In 2023, there was a legislatively mandated report by the Georgia Department of Audits and Accounts estimating costs and benefits of the state’s new Qualified Education Expense tax credit (QEEC). It is a tax credit school voucher scheme that provides families with “scholarships”. These programs can be controversial because they send taxpayer funding to private schools which serve primarily religious schools that regularly exclude students based on faith, sexual orientation or disability. The Georgia report concluded the state would save money with these vouchers.

David S. Knight, University of Washington, studied the report for NEPC and concluded:

“Taken together, little evidence or data supports the report’s main findings and conclusions. If more accurate parameters are used to generate cost estimates, particularly for the switcher rate and for the cost savings of declining enrollment, a different picture emerges. While the report concludes that the tax-credit scholarship program will have a positive fiscal impact, a far more likely scenario, and one that has already played out in other states, is that the tax credit will cost Georgia taxpayers millions of dollars, potentially requiring future cuts to public services, while providing a cash bonus to many wealthy families.”

A visitor to the TiF library page discovers 13 hyper-linked categories including “Graphics” where I found this:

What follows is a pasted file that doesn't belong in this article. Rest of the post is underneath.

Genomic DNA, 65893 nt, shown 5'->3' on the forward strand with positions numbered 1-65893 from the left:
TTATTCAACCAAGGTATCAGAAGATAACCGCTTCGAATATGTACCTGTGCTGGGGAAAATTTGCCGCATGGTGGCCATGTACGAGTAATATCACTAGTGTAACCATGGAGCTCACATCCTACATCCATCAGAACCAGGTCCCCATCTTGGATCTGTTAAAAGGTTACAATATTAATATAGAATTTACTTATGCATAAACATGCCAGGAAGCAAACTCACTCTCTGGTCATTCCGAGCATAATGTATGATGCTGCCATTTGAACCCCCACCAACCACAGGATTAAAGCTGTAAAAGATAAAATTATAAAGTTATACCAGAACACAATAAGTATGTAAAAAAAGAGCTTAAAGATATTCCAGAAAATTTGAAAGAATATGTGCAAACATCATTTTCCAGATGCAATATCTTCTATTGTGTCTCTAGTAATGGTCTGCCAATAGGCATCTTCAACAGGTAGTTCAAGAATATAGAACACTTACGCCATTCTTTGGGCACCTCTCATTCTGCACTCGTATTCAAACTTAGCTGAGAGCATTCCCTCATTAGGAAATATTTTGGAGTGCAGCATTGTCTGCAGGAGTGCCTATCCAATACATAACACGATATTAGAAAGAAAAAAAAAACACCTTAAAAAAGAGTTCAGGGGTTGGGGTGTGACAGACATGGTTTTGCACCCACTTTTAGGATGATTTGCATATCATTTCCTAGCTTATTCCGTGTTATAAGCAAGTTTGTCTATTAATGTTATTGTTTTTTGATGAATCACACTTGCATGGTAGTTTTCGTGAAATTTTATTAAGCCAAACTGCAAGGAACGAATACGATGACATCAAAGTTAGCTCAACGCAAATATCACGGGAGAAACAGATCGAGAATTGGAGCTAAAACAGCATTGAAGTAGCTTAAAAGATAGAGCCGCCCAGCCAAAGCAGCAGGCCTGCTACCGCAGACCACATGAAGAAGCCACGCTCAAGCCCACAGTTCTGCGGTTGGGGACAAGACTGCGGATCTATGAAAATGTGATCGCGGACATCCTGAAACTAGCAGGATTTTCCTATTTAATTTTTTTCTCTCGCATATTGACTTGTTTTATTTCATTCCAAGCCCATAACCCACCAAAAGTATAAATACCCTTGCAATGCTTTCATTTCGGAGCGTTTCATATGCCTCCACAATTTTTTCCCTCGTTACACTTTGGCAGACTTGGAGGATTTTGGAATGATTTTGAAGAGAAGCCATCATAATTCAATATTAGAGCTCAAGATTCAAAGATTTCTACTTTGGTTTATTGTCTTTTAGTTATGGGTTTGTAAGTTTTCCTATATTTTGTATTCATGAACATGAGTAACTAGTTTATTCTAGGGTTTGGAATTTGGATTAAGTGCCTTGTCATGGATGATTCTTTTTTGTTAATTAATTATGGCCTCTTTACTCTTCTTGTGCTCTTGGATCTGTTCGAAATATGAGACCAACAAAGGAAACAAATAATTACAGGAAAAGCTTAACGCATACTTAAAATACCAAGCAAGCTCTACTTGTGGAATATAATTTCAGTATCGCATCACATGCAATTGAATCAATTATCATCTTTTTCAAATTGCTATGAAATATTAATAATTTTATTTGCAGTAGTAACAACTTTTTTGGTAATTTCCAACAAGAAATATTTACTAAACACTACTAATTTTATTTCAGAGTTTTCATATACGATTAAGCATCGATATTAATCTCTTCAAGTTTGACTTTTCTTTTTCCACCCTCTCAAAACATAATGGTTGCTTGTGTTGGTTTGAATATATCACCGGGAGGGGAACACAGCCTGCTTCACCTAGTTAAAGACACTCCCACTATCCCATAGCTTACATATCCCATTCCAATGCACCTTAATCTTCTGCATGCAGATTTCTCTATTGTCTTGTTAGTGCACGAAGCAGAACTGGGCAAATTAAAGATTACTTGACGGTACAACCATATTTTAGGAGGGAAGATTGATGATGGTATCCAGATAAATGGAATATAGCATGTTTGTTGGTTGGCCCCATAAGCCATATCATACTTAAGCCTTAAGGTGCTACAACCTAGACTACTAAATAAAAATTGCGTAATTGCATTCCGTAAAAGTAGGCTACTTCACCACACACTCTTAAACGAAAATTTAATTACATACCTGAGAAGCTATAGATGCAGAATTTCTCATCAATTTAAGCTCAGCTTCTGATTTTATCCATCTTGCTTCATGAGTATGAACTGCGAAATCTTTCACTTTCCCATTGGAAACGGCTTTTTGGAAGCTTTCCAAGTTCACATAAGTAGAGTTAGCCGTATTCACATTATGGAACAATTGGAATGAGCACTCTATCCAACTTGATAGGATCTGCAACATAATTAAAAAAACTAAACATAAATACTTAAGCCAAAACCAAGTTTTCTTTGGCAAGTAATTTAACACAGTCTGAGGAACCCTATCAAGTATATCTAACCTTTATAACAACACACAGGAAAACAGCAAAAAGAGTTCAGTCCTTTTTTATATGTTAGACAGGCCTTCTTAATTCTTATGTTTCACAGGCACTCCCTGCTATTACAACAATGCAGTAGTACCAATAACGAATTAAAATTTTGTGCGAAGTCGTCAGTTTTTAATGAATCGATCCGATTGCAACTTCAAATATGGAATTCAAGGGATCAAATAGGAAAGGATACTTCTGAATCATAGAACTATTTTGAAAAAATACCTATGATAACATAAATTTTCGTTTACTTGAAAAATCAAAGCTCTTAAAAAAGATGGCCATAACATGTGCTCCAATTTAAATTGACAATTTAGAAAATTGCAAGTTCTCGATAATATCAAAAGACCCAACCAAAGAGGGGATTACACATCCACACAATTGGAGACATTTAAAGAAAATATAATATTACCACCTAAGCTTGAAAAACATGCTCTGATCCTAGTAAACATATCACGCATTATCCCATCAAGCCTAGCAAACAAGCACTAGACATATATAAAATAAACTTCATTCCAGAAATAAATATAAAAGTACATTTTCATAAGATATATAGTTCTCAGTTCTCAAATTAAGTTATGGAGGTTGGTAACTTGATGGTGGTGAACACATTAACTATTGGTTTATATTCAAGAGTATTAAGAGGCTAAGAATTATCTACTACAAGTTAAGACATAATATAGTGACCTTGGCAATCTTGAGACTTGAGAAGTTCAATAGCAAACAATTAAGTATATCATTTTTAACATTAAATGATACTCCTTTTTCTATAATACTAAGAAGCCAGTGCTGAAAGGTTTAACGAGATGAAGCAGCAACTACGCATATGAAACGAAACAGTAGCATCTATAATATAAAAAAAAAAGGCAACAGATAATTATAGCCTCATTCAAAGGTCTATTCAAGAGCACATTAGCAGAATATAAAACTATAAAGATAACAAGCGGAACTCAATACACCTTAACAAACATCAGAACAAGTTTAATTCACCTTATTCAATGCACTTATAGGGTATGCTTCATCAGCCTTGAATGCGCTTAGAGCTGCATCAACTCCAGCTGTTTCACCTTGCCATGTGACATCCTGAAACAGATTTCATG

A Big Concern

At the bottom of TiF’s main page, below the 25 hyper-linked partners, is a link to Partnership for the Future of Learning (PFL) with an invitation to visit their website.

Learning Policy Institute is listed as a member of the PFL network, founded in 2015 with Stanford professor Linda Darling-Hammond in charge and offices in Palo Alto and Washington DC. San Francisco-based Sandler Foundation was the lead funder with Atlantic Philanthropies, S.D. Bechtel, Jr. Foundation, Ford Foundation, William and Flora Hewlett Foundation. Stuart Foundation also provided initial support.

The Ford, Bechtel and Hewlett foundations have often supported initiatives that undermine public schools. The Hewlett foundation joined Zuckerberg and Kellogg in funding PFL. Hewlett’s 2022 form 990-PF (EIN: 94-1655673) reports grants of $600,000 to NWEA, $533,336 to Education Trust and $1,935,000 to the Aspen Institute.